The Post, however, was not alone in its pummeling, which its own ombudsman criticized as wrong.
“Katherine Harriss makeup artist should be impeached. Or double-punched. Or made to perform some sort of community service, say, cleaning up the states hurricane of errant chads for a couple of weeks,” said a brief but nasty report in the feature pages of the Boston Globe.
“Lighten up on the funeral parlor makeup,” voter.com’s Laura Ingraham advised Mrs. Harris last week on MSNBC’s “Imus” talk show. “It’s like Madame Tussaud’s.”
True, Mrs. Harris, was heavy-handed in crafting a TV-ready visage. That minor but public gaffe has made her an easy target for ridicule in a place where tightly wound political parties are looking to cast blame.
The presidency is on the line and a princess of sorts has some power.
Contrary to the public image created in these recent, high-pressure days which some say sapped her credibility Mrs. Harris has crafted a busy life of public service. She also has earned respect for her work.
A onetime state senator from Sarasota who grew up in the small town of Bartow, Katherine Harris, 43, is a fourth-generation Floridian. She is the mother of a teen-age daughter. She is married to businessman Sven Anders Axel Ebbeson; together, they are worth about $6.5 million.
She is a bona fide heiress; her family commands attention. In Gainesville, where football rules, her grandfather’s name is spoken with reverence. Ben Hill Griffin, a self-made man, is the biggest Gator of them all. He gave millions to the University of Florida, where a mammoth orange-and-blue football stadium dubbed “The Swamp” is officially named in his honor.
Mrs. Harris could have taken the socialite path, spending her quality hours at Neiman-Marcus, lunching with girlfriends and scrutinizing china patterns, all the while raising money for one cause or another.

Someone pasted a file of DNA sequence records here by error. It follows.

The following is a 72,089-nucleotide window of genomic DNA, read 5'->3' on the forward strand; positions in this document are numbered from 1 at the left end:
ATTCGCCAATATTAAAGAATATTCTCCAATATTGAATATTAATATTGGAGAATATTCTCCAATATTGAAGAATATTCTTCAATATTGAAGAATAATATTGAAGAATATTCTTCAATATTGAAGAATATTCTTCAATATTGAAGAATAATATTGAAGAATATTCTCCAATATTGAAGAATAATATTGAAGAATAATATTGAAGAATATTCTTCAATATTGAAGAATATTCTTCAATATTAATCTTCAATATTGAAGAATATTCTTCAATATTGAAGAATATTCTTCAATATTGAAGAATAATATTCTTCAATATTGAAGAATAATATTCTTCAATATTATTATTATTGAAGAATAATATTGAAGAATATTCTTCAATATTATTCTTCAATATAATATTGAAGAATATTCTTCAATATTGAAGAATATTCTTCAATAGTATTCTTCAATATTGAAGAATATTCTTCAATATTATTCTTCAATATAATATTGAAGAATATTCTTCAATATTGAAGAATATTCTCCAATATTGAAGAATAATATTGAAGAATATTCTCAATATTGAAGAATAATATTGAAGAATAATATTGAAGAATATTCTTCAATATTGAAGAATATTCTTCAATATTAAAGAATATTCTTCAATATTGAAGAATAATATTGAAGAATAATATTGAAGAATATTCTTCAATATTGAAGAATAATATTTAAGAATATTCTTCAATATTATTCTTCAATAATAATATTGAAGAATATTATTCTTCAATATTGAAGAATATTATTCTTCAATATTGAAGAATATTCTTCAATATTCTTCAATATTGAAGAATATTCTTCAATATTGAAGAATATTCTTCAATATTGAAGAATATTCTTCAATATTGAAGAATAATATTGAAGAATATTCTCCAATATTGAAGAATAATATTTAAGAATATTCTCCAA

To her credit and this should make the khaki-wearers happy she chose a different, businesswoman’s route. After earning a history degree at Agnes Scott College near Atlanta and studying in Switzerland and Spain, she headed off to Harvard, bastion of all things East Coast, where she picked up a graduate degree with a focus on international trade.
A former IBM executive and real estate agent, she gets hammered by opponents for her unapologetic ambition. Though the drubbing has been severe, Mrs. Harris has declined to comment on the personal attacks.
An editorial in the Atlanta Journal-Constitution needled her not for her style, but for her professional get-up-and-go.
“She is no mere flunky carrying water for the higher-ups,” the editorial read. “Girlfriend has a game plan with her own ambitions at the center.”
Of course, Texas Gov. George W. Bush and his opponent, Vice President Al Gore, didn’t get where they are by sitting back and waiting for country to call.
Mrs. Harris’ partisan motives have been questioned with the suggestion that she is jockeying for an ambassadorship. She has denied that.
So what if she wants one? Bigger fluffs have served.
In the uproar of the Florida recount, the fact that she fostered serious business relationships for the state around the world has taken a back seat to her choice of wardrobe. She’s also under fire for staying at luxury hotels on trips.